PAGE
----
A daddy blog.

18 September 2007

Is the Monetization of High School Football Inevitable?

On Saturday, FanHouse's Michael David Smith highlighted a couple of good stories outlining the ways high school football is getting out of control.

Particularly damning is this Slate story, which outlines how a school covered up for an alleged lascivious battery as long as it could, which was apparently long enough to get its team national TV coverage on ESPNU:
And ESPN? They're allowed to broadcast these games, I guess. It's legal. That doesn't mean it's right. High-school football should be as local and small-time as possible.
To which I'd agree all around. It is legal, it's probably not right, and high school football would stay local in a perfect world.

But does anyone think ESPN is going to sit still while MSG et al are bring in money on local high school football programming?

UPDATE: I've been kind of hankering for a reason to complain about this aspect of The Blind Side, which was probably the best book about the NFL that came out in the past year. In dealing with issues of power over talented young kids, it's a dozen times worse than ESPN. The book is by Michael Lewis of Moneyball fame, and it's evidence that we can't exactly hope for smarter high school coverage from the folks who write from journalism's most ivory heights.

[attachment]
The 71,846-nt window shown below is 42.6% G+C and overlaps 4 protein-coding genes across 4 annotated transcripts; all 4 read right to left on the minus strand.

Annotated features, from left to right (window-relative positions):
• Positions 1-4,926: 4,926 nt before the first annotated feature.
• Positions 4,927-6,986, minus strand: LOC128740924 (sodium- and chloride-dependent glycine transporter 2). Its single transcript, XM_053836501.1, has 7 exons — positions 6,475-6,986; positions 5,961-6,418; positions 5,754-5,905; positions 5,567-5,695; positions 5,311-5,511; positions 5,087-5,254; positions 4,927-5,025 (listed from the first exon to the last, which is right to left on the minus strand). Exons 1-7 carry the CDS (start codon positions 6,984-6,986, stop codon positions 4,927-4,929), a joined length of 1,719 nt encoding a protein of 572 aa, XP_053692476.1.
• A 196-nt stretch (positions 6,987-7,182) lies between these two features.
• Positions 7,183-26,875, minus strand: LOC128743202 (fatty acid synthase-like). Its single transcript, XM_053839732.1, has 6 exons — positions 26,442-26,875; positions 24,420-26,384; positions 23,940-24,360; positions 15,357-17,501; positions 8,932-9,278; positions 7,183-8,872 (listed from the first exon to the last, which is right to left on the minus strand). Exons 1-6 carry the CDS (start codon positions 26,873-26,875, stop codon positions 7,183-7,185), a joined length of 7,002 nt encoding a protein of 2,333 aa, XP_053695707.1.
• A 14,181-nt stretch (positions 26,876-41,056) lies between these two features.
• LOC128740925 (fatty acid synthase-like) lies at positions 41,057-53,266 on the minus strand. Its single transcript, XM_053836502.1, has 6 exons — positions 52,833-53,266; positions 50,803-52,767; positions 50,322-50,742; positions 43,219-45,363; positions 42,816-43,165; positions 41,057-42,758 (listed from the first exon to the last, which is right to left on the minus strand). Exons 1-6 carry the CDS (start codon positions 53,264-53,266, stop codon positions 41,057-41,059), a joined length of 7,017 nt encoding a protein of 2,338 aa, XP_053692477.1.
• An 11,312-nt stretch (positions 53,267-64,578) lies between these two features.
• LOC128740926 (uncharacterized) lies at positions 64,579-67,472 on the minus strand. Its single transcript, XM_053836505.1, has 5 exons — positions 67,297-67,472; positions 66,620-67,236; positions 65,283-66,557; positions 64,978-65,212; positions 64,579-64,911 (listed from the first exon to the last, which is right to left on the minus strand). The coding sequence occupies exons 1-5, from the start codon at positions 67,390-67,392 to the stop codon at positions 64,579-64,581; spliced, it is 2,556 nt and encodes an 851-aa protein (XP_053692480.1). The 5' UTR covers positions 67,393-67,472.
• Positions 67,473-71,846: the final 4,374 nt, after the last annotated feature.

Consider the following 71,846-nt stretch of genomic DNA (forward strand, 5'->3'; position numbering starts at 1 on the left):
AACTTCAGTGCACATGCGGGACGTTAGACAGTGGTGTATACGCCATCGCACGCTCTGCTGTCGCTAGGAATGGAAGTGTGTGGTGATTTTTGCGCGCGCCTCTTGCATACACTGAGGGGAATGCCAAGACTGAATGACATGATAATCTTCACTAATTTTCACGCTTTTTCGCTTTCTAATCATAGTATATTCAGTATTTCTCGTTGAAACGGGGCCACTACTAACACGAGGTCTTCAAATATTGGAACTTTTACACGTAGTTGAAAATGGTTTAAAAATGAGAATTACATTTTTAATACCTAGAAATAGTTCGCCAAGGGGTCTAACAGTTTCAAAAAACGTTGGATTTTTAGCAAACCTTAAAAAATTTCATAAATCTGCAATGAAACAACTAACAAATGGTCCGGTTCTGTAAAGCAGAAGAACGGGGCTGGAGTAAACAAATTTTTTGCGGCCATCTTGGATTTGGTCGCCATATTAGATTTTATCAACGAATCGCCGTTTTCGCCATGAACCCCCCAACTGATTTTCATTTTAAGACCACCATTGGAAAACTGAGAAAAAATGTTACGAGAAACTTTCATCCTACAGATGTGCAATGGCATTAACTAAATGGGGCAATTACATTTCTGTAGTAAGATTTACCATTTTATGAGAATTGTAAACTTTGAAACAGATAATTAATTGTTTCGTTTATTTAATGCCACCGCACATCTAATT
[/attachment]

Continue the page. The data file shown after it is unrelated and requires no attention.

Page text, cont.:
The just-out-in-paperback book contains a hell of a story, about a genetic freak of a kid who seems to have been placed on earth to play left tackle. With the proper guidance, he's a lock for the NFL. But thanks to his drug-addicted mother and his incredibly introverted nature, he seems unlikely to ever to find a way to use his talents.

But then the kid falls into the loving arms of a family with deep pockets, white skin, and an abiding love for all things Ole Miss. Inevitably, this freakishly talented black kid ends up getting steered toward Ole Miss.

Now, the book seems to make clear that this family of Ole Miss boosters really does love their left tackle. Even though he's black while they're white; he was raised in the projects while the family's father does well enough to sometime use a private jet.

Instead of looking askance at all this, Lewis just adopts a bemused tone thoughout the book as the NCAA and other bystanders wonder what this rich booster family is up to. There is never a hint of skepticism. Having picked his protagonist, Lewis just backs him to the hilt. And he does this even though he, Michael Lewis, is a long time friend of the family he's writing about.

(I realize this isn't about the monetization of high school football exactly, but: where standards are lax, the profit motive will trump all other considerations, like what's best for these young amateur athletes.)